In the last month, I’ve been to dozens of bars all over Tokyo, and I’ve loved every second of it — from the achingly hip Shimokitazawa to the bold and garish glow of Shinjuku, there’s so much to see and so much to, er, drink.
Tokyo nightlife really is special — and for a whole host of reasons. The neighbourhoods are all distinctive and have their own unique character about them. The bars are quirky. The people are kind and interesting. Tokyo feels very safe, so I’ve never felt worried about exploring a new place on my own. It’s also very easy to make friends.
Anyway, here are my favourite haunts, brought to me via Flip Guide and all appealing to a certain aspect of my personality.
Bao Bab is the very first bar I went to in Tokyo and it’s definitely up there with the best. It was here that I was introduced to a Tokyo standard — the Moscow Mule. Up a staircase and sandwiched between plenty of other bars, you might not notice Bao Bab at first. And that’s often the case with bars in this city; prepare to climb some staircases and feel self-conscious when you open that sliding door. Be brave!
Bao Bab is a quirky place, influenced by North African and Mediterranean cuisine while still being, undeniably, a Japanese establishment. The music is fantastic and the owner has over 3000 (!) records. I dig any bar that’s not afraid to be utterly itself and Bao Bab is just that. It has that buzz that interesting places always do.
My second Shinjuku pick is Bar 3 (pronounced Bar San), which is very different from Bao Bab in every possible way. With fairy lights and green vines tumbling down from the ceiling, it feels like a pretty magical place to enjoy a cocktail or two. There’s even a Studio Ghibli corner which suits the whimsical mood of the place.
My favourite part? Just how comfortable it is. The lighting is gorgeous, the staff kind and the drinks affordable (and delicious). If I wanted to impress you with an Instagram-able place where we could all sit around looking and feeling glamorous, this would be it.
Bar 808, Shimokitazawa
Shimokita is my favourite neighbourhood in Tokyo. I love the vintage shops and the huge selection of bars and restaurants. Sure, it’s kind of like a trendy area of Brooklyn or East London, but it’s also got a brilliantly Japanese sensibility about it. The bars aren’t run by moustachioed hipsters, but by older Japanese people who’ve lived there for years and care a lot about the standard of drinks and food they’re serving.
Bar 808 is a rock bar run by a very cool Japanese guy. He makes his own infused spirits, including clear Jack Daniels infused with coffee. My friends went for one of these homemade liquors, infused with cinnamon, and it was so delicious that I initially regretted my choice. As it was, I went for a mojito, which was also fantastic. With old videos of Meat Loaf from MTV playing and neon-purple up-lights slowly taking the day into night, I felt so happy and relaxed here.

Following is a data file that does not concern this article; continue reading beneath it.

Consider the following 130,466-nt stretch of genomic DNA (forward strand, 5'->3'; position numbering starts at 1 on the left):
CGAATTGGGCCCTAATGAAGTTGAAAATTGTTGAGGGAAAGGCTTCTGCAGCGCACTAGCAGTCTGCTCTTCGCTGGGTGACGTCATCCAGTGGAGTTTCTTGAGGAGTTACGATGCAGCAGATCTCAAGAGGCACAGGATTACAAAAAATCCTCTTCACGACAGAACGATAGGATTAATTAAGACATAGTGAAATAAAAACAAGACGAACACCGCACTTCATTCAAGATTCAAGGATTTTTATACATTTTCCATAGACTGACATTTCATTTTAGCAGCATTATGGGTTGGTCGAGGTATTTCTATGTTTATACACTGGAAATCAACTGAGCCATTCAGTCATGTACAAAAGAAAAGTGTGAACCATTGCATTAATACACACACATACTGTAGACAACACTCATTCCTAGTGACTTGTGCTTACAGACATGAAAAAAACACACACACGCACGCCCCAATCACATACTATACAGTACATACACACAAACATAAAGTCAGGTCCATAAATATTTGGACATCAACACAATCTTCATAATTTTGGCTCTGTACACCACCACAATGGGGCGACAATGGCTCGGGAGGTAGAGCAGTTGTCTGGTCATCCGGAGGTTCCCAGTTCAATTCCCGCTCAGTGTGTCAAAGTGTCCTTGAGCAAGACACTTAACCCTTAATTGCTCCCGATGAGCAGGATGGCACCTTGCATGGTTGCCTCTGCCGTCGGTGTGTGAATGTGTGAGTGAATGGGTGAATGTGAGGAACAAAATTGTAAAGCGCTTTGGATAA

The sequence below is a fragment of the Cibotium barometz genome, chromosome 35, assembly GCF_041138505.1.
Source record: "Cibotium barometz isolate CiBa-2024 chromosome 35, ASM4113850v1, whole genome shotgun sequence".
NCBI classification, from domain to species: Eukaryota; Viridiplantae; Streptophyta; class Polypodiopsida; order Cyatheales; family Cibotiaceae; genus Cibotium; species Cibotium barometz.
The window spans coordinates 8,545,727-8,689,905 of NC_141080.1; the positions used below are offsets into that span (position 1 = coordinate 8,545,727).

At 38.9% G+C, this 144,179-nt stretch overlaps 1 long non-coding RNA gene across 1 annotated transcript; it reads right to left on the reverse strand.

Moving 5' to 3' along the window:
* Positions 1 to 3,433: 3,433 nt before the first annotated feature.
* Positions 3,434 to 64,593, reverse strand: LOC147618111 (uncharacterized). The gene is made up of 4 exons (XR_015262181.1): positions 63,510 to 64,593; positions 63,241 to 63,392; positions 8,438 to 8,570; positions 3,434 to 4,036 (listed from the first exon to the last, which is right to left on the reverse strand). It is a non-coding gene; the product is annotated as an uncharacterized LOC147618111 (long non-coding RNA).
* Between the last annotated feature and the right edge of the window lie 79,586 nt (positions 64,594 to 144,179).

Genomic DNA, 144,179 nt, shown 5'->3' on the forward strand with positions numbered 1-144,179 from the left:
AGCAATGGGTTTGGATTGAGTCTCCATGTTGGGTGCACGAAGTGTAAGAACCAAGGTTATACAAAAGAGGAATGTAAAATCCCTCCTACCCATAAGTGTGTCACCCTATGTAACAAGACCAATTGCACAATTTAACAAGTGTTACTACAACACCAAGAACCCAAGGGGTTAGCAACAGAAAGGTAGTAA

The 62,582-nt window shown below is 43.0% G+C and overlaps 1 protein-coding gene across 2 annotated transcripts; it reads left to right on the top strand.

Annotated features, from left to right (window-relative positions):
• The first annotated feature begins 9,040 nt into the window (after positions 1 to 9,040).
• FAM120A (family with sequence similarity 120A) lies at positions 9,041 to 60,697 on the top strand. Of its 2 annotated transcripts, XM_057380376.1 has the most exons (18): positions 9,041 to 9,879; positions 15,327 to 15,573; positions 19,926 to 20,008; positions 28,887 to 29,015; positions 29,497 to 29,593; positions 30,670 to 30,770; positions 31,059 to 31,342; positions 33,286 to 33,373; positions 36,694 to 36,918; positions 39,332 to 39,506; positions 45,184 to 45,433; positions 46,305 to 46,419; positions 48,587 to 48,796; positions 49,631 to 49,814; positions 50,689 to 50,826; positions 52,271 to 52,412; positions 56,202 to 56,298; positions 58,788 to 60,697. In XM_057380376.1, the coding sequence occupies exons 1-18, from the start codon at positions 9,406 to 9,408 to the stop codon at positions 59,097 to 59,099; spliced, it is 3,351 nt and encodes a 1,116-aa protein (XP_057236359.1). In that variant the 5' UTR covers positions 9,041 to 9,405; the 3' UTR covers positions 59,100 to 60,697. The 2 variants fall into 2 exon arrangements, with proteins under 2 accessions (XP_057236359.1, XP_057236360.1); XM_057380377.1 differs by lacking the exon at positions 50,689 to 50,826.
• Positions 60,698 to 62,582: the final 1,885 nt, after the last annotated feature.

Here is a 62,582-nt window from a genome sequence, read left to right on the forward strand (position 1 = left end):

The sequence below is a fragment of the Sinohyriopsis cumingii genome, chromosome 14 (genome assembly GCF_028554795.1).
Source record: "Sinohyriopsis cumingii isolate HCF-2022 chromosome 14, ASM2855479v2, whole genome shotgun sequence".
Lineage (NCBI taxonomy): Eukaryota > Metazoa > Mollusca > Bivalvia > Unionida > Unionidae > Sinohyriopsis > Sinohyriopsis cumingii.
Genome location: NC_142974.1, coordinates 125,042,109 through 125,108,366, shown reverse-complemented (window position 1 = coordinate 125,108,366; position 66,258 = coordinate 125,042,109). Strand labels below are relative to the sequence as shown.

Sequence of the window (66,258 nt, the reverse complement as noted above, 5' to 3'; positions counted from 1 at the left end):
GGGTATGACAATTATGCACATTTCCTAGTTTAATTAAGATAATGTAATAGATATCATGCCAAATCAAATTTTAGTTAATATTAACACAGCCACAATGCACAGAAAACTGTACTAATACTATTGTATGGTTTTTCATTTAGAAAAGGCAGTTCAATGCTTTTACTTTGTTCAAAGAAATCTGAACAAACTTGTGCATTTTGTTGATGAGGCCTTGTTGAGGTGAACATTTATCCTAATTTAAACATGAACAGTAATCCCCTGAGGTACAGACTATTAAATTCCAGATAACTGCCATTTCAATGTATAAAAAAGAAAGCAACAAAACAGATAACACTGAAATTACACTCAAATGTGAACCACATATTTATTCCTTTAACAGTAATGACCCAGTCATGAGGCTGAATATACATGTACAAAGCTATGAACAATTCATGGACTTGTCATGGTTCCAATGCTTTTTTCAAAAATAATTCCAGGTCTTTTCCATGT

Bar Ohana, Kichijoji
A lot of restaurants and bars in Tokyo are family-owned, but this one had a very particular homely vibe to it. I felt extremely privileged to visit Ohana, because it kind of felt like I was joining the family for the hour or so that I was there. Kichijoji is a vibrant and very cool area, but it’s also populated by a lot of seedy establishments around the station — Ohana is the polar opposite of all of that.
If you, like me, like to get to know locals, then this is an ideal place to do just that. The owner is a wonderful and very fun Japanese lady, who offered me a book of photos from her recent trip to Ireland and chatted away to me about my hometown. The drinks had a tropical vibe to them and the food was Italian with a Japanese twist, bringing a world of flavour and quirkiness to somewhere that looks ostensibly like a traditional izakaya. I’ll definitely be back.
If I was feeling fancy but wanted something affordable, I would definitely visit Mezzo again, a fun and very stylish bar in the Roppong areai. It’s right on the main street and feels very spacious for a Tokyo bar. The music is fun, the vibe young and cheerful.
Somewhere between a bar and a club, it’s the kind of place you can dance while snacking (my dream). With a mix of cool ex-pat and Japanese clientele, its a really awesome place to chill for a few hours before you head to a club or more energetic bar. Sometimes, you just want to dress up and drink with your friends — and Mezzo is the perfect place to do that.
And there you have it — the best and brightest of Tokyo’s nightlife (in my opinion). What’s so great about Tokyo (and what’s so great about Flip Guide) is that there really is something for everyone.
Whatever mood I’m in, I can use the filters to find the ideal place for me. I wouldn’t have found these places without recommendations — so why do Tokyo any other way? Get the app. Trust me. I’ll be using it again as soon as I’m back in this wonderful city.
All the best,